New numbers have Mizzou leaders boasting the university is on the rebound

A predominately black student group, Concerned Student 1950, led protests against systemic racism on the MU Columbia campus in 2015
A predominately black student group, Concerned Student 1950, led protests against systemic racism on the MU Columbia campus in 2015 Kansas City Star

Is the University of Missouri making a comeback after the 2015 racially charged protests that erupted on the Columbia campus, tarnished its reputation and stunted enrollment growth?

University leaders sure think so.

As proof, they’re pointing to MU’s latest preliminary applications-for-admission numbers from potential freshmen and transfer students.

As of Jan. 29, freshman applications at MU were up 16.8 percent, from 15,060 at this time last year to 17,583. Transfer applications increased 12.2 percent, from 806 to 904.

“Mizzou is roaring back,” Chancellor Alexander N. Cartwright said in a statement Friday afternoon.

Cartwright said that to reverse the two years of declining enrollment, MU has added more personal outreach, more events in high schools and at college fairs, and increased out-of-state recruitment.

“We called on our team to re-examine how we do things and think outside the box,” said Pelema Morrice, vice provost for enrollment management. “I am proud of these efforts and encouraged by these early numbers.”

Morrice said the latest numbers show that “Mizzou has momentum, and we plan to keep that energy going.”

As late as September the university reported that its fourth-week census enrollment numbers for the 2017-2018 academic year showed enrollment down, but not as much as had been expected given the drop the previous year.

Total enrollment this year 30,870. The university had expected a lower number — just slightly more than 30,000. September numbers for the 2016-2017 academic year put MU’s enrollment at 32,777. The year before it had been nearly 35,000.

MU officials admitted this fall that the school was still working to recover from the blow it took to in the fall of 2015 when student-led, racially charged protests resulted in the toppling of the university system president and the chancellor of the Columbia campus.

Both stepped away from their positions after football players threatened not to play a game and a student languished on a seven-day hunger strike. Students and faculty called for their resignations because of how claims of systemic racism on the campus were handled and because university administration seemed slow to respond to a list of demands for more diversity among faculty and students on the campus.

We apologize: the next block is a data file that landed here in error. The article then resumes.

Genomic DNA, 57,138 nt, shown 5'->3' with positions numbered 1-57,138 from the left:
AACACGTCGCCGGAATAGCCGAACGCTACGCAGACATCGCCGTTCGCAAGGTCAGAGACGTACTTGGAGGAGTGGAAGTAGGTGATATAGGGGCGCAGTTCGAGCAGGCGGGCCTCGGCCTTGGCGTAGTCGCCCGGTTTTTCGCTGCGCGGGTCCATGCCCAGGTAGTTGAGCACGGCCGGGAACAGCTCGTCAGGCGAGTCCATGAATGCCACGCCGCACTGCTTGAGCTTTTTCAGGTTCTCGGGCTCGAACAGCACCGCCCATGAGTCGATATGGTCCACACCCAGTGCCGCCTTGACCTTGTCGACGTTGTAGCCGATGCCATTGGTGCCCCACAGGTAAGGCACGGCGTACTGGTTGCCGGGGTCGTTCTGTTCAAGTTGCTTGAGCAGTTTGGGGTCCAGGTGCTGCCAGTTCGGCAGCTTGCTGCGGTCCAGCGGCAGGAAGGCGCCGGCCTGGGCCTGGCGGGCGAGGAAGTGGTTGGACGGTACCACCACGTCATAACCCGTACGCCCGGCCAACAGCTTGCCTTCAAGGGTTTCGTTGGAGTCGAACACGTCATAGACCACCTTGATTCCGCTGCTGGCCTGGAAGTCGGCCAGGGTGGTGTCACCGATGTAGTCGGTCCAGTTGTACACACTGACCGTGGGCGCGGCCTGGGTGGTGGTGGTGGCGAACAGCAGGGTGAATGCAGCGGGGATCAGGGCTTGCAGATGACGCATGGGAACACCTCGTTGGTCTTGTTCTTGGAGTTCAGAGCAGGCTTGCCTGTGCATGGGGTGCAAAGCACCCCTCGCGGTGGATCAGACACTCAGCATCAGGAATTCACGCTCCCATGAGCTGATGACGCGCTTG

Since then the university has stepped up recruitment and put millions into advertising. MU recruiting teams visited more than 600 Missouri high schools last fall. They also:

▪ Attended more than 450 college fairs nationwide.

▪ Hosted more than 20 counselor events.

▪ Added new, off-campus events, including “Scholars Nights” in St. Louis and Kansas City.

▪ Introduced the Common App, which applicants can use to apply to hundreds of colleges and universities worldwide.

Not only has the university focused on increasing its freshman class, it also has worked to build bridges with transfer students, an MU news release said Friday.

Last May the university signed a memorandum of understanding with community colleges to ease the transition into the four-year Columbia campus.

In addition MU has taken steps to make getting a higher education on their campus more affordable and this summer announced that the university is offering a free or significantly subsidized education to students who qualify for a federal Pell Grant based on financial need.

MU officials now boast about an array of other cost-saving measures the university has launched in the last two years to encourage potential students to apply and enroll, including several new scholarship awards for students who live in one of eight Missouri border states and children of alums and ROTC students. The university has also lowered on campus food and housing costs and started program that cut costs on textbooks.

University officials said they are using the latest application numbers as a chance to let the public know what they’ve been doing to rebound from the setback of 2015.

“We have been aggressively looking for opportunities to share our story with prospective students and their families, and that story is resonating,” Cartwright said. “I am delighted to see students voting with their applications. We can’t wait to welcome them to campus.”

Mará Rose Williams: 816-234-4419, @marawilliamskc